Ms Jenkins, originally from Chelmsford, Essex, but is now a Spanish citizen, said: "It suddenly happened in November 2020, there was a knock on my door and I was handed an eviction notice.

"I have asked why I was not notified of this or given the chance to pay his debt, or even the chance to be heard by the judge but because the home was not in my name and I only had the right to stay there they said they did not legally have to notify me of the sale. The first eviction notice I was handed was a final one.

"I don't see how they can take our home and all the money from the sale and leave me and my child in the middle with nothing.

"I have never been able to contest or have any legal proceedings over the sale of the house because I was never the owner. I have tried but was shot down at that first hurdle."

Victoria Jenkins has lived in the same home in the Marbella area for 22 years and her 13-year-old son was born in the resort (SWNS)

Former mayor Mr Nozal testified in court in 2016 over the forced sale of a couple whose home worth €368,000 (£320,900) was sold for just €110,000 (£95,920) over a €20,000 (£17,440) debt.

The same year, the Andalusian regional parliament launched a probe into Mijas town hall's process of auctioning off properties embargoed over tax debts during the period from 2010 to 2015. That investigation is still ongoing.

Some cases involved homes that were allegedly seized over minor debts and sold off quickly at majorly discounted prices. Locals have dubbed it the 'Official Scam' as it is allegedly being carried out by the authorities.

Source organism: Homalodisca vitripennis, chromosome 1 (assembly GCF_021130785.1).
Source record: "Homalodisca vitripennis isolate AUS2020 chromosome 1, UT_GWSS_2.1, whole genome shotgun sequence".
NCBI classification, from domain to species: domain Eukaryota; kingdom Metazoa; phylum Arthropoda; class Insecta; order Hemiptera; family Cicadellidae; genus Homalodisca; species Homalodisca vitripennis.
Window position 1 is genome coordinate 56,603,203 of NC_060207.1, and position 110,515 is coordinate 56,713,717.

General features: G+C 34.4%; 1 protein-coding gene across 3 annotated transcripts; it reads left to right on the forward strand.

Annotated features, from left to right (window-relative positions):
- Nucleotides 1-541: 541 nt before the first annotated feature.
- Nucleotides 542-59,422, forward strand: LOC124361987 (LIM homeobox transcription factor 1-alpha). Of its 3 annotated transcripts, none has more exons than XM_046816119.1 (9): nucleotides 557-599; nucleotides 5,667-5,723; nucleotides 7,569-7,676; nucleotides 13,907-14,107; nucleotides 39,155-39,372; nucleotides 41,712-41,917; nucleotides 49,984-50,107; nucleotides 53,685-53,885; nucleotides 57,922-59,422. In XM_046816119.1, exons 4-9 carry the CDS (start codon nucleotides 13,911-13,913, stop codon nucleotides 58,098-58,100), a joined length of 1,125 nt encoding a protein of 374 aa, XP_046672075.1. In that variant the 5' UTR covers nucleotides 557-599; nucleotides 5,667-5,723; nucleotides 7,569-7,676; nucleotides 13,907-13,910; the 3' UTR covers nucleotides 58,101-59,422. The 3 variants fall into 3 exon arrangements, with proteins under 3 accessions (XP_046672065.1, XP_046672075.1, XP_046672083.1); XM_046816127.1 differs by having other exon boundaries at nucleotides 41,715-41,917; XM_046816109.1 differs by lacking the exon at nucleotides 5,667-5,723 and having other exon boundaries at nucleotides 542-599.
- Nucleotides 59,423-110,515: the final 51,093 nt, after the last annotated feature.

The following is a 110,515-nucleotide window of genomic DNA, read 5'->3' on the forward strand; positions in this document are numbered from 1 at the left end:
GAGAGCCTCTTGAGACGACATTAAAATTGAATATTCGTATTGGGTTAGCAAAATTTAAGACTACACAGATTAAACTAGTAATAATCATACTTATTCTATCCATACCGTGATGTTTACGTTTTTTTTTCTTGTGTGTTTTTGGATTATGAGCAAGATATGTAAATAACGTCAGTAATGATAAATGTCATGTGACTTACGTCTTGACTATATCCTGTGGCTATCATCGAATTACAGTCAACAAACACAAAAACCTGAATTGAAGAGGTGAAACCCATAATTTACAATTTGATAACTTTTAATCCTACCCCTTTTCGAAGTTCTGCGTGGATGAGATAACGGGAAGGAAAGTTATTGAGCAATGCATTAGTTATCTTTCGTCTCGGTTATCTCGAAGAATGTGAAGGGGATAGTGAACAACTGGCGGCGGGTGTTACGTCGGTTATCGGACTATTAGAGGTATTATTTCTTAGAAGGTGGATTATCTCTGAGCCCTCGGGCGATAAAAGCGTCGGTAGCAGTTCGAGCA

Local media reported that in 2015 a British couple's €250,000 (£218,000) home was sold for €80,000 (£69,760) without their knowledge, also over a €4,000 tax debt.

These cases led to the former mayor, the ex-head of the treasury and a tax collector at the town hall potentially facing criminal investigations.

When asked why these auctions were being carried out despite the former mayor being investigated, a spokeswoman for Mijas Town Hall said she believed the last sales were "carried out between 2012 and 2016", but did not know the exact date.

She claimed the auctions were not being carried out in 'secret' and were "in accordance with the legal guidelines".

The spokeswoman added that information about the auctions is published and is publicly accessible, but could not say where and how this information is available.